This week’s Safetip is about providing extra training at facilities identified as having the greatest EHS risks.
Start by Identifying High-Risk Facilities
For organizations with global operations, there can be big differences between facilities due to , different business units with different products or processes, or differences in the competencies of facility managers or workers. Differences between facilities also means differences in the level of EHS risks present at each facility.
High-risk facilities should receive extra attention because they’re the most likely to experience adverse events in the future. Start by identifying these high-risk facilities in your organization. There are many ways to do this, but the usual methods include analyzing the results of facility audits, and comparing facility-specific lagging metrics (injuries, illnesses, lost work days) and leading indicators (e.g. near misses, observations, participation in safety meetings, completed inspections, facility housekeeping, etc.).
Once high-risk facilities are identified, provide supplemental and targeted training at these facilities over and above the usual education and training that is part of your occupational safety and health program, in order to mitigate the risk of future adverse events.
Look Also Beyond Training
In addition to providing extra training, it’s also important to address other factors that could be increasing EHS risks. For example, is there a weak safety culture at the high-risk facilities? Are the local EHS, safety or facility managers doing a good job? Are there process or operational improvements that could significantly reduce risks, including the elimination of process hazards or the implementation of engineering controls? Extra training will help, but don’t assume it may be enough.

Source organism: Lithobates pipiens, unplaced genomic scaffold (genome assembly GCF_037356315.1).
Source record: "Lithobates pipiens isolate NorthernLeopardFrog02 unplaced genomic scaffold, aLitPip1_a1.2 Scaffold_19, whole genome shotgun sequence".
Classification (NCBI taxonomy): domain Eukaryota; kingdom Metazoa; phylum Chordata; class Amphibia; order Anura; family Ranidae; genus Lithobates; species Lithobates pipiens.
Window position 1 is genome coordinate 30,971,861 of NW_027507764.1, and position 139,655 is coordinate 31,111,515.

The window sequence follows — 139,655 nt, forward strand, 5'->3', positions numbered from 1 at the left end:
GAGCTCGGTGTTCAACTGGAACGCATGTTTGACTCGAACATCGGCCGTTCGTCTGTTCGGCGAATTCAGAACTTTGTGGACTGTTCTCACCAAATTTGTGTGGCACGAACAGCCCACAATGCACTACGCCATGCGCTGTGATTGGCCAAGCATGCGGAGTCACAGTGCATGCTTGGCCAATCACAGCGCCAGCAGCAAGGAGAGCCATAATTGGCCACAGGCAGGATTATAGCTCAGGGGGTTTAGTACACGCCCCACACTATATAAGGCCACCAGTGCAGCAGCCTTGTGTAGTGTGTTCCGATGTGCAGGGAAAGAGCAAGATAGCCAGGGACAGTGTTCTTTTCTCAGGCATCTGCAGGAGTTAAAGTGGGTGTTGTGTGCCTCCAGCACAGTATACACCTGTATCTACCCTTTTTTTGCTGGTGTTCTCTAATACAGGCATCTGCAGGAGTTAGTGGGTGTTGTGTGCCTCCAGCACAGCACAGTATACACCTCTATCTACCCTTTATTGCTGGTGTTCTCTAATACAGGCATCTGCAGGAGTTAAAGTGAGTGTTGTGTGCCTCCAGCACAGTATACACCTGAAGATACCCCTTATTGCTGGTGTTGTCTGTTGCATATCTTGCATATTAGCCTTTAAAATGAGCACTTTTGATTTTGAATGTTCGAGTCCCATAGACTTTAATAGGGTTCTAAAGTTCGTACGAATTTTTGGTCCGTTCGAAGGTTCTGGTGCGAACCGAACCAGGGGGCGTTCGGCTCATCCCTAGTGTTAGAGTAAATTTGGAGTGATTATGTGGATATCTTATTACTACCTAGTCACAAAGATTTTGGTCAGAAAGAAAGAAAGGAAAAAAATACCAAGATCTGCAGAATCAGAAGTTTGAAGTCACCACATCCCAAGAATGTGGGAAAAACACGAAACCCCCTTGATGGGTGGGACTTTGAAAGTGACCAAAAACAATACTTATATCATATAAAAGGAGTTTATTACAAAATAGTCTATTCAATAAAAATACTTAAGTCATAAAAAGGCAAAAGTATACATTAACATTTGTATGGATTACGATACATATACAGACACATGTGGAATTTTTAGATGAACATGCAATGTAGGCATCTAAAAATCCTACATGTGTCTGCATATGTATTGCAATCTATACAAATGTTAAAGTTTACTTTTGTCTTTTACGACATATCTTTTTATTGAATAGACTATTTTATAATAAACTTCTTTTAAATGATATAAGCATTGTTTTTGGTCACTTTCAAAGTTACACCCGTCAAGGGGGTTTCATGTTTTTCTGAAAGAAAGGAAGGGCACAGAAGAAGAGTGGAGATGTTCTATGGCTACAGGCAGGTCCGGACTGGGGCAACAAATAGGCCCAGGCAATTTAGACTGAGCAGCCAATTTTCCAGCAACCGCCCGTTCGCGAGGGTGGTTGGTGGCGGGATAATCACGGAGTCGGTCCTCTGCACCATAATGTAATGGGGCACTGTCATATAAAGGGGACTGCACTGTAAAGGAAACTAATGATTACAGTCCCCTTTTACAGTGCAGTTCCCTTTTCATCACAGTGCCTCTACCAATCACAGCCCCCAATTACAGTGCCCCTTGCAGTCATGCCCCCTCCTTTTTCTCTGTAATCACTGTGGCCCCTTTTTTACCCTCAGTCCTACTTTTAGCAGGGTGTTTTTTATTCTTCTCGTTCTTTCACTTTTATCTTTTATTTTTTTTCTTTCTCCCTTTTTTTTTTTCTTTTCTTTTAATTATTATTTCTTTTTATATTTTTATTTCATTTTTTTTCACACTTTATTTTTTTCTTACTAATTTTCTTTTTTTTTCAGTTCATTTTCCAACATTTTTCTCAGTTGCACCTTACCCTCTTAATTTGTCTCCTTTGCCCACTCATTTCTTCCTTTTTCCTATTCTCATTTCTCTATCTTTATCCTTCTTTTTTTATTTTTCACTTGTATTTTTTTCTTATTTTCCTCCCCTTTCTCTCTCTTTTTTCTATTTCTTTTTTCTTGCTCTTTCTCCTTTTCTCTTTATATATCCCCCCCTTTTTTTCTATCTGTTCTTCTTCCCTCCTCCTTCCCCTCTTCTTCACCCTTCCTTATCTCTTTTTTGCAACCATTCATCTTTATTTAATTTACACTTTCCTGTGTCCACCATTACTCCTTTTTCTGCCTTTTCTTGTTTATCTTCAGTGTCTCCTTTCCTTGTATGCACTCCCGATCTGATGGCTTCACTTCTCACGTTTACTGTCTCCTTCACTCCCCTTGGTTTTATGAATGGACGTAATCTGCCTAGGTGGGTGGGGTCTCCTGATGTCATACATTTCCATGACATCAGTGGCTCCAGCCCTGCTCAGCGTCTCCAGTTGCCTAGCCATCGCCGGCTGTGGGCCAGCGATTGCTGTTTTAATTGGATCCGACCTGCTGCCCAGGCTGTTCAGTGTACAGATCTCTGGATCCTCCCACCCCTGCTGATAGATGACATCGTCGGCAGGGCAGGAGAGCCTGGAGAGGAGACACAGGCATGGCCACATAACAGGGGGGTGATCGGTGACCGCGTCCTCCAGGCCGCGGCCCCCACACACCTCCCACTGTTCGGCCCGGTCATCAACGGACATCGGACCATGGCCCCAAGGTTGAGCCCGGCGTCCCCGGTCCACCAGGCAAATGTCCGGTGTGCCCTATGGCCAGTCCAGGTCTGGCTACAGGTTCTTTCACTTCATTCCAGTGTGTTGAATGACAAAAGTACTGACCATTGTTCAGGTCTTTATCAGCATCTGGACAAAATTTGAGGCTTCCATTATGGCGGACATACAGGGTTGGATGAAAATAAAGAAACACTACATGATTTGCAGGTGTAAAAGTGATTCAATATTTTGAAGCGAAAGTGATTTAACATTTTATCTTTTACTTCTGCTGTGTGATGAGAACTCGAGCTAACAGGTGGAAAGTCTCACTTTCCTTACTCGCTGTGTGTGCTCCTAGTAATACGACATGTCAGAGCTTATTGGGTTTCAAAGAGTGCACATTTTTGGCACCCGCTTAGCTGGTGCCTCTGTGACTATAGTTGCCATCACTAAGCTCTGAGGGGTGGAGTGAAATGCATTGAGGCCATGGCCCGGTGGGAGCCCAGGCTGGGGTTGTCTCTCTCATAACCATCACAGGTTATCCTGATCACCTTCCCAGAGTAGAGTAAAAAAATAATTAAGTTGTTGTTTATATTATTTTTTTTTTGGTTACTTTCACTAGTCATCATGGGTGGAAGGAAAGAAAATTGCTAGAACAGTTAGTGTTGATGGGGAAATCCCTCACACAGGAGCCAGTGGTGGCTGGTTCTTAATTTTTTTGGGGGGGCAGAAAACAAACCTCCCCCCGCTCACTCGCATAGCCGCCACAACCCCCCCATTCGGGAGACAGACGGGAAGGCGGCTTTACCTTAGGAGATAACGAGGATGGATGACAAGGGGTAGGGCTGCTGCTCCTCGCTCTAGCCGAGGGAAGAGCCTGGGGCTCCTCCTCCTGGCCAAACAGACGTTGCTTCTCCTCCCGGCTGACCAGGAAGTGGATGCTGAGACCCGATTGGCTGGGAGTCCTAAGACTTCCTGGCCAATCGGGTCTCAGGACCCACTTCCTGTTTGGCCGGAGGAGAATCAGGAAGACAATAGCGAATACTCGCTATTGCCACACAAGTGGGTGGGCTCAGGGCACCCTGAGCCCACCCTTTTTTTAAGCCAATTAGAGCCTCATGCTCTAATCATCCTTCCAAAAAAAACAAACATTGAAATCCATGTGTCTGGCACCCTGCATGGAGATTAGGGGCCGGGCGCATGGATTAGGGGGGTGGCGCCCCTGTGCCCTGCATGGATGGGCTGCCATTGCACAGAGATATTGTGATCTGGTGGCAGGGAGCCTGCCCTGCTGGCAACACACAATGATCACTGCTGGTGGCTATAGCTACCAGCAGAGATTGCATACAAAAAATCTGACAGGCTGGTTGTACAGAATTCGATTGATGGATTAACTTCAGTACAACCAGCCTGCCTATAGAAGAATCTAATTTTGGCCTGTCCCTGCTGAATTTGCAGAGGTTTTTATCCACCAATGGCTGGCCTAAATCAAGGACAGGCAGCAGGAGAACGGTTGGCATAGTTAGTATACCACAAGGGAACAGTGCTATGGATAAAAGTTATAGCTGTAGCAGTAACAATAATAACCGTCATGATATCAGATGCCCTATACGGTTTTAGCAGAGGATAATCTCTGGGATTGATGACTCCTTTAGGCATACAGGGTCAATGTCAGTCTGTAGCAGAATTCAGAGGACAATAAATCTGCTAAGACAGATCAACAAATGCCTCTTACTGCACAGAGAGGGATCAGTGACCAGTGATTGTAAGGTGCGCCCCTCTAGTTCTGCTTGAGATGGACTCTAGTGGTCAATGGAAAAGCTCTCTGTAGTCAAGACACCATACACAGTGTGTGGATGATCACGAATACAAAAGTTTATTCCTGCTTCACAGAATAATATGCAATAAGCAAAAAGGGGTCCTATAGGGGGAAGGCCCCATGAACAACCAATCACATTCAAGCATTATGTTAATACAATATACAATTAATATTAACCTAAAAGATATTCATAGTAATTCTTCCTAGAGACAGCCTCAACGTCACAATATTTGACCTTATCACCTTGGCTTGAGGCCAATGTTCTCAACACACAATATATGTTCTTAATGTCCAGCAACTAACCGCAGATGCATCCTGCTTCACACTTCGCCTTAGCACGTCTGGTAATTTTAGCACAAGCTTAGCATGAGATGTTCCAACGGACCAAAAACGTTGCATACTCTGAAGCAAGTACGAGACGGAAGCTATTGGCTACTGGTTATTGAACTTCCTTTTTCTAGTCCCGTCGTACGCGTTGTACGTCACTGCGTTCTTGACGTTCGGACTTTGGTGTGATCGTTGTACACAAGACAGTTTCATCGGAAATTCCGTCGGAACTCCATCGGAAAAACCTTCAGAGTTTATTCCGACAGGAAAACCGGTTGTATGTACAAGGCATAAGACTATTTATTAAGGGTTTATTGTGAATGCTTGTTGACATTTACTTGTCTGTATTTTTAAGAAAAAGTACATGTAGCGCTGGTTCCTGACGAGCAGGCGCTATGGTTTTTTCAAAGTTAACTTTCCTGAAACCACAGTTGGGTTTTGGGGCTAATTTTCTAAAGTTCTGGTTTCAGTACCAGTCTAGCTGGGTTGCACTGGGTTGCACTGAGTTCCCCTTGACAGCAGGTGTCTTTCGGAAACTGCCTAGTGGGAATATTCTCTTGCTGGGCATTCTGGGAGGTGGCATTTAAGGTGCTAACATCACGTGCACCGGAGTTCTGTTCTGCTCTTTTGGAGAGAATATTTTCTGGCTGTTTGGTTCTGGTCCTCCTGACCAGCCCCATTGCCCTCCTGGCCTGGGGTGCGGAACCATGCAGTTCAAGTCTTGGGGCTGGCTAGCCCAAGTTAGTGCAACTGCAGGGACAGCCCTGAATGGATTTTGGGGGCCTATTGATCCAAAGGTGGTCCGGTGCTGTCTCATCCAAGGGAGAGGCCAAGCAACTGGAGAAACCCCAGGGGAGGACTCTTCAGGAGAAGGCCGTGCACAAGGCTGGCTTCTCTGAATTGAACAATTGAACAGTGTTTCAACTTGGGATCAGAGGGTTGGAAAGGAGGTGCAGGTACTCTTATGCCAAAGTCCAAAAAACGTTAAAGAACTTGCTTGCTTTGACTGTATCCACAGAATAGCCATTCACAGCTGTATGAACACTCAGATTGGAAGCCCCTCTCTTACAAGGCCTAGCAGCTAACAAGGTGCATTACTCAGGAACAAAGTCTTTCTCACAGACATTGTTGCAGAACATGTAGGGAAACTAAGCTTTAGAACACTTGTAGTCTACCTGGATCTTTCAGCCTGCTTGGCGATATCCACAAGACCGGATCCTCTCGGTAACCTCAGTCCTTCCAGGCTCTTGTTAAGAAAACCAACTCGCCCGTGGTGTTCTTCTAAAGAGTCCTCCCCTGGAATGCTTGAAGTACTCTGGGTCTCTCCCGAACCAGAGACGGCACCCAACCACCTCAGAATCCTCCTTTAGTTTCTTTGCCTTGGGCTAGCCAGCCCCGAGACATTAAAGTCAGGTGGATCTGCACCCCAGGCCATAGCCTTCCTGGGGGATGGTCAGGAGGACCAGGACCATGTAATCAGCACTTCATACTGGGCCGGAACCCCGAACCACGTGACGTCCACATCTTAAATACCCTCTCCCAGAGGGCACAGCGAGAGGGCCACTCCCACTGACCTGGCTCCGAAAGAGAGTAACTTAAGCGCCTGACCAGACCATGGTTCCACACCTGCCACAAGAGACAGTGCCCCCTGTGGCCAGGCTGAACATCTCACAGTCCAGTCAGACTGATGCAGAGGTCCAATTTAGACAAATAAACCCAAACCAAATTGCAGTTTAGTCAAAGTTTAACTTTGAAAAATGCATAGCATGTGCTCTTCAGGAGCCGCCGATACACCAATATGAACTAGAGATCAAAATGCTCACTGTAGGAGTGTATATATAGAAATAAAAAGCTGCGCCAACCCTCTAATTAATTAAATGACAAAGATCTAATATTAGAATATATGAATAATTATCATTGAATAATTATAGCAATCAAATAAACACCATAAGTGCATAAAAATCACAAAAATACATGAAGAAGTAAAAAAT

Finally, evaluate the effectiveness of the extra training provided at the high-risk facilities. Verify if audit results, and lagging and leading indicators are showing signs of improvement. If there is no improvement, it could be due to an issue with the training (content, delivery method, instructor, etc.) or other factors increasing risks and mentioned above, and which can’t be addressed simply by giving extra training.
Visit Enablon Insights again next Wednesday for a new Safetip!
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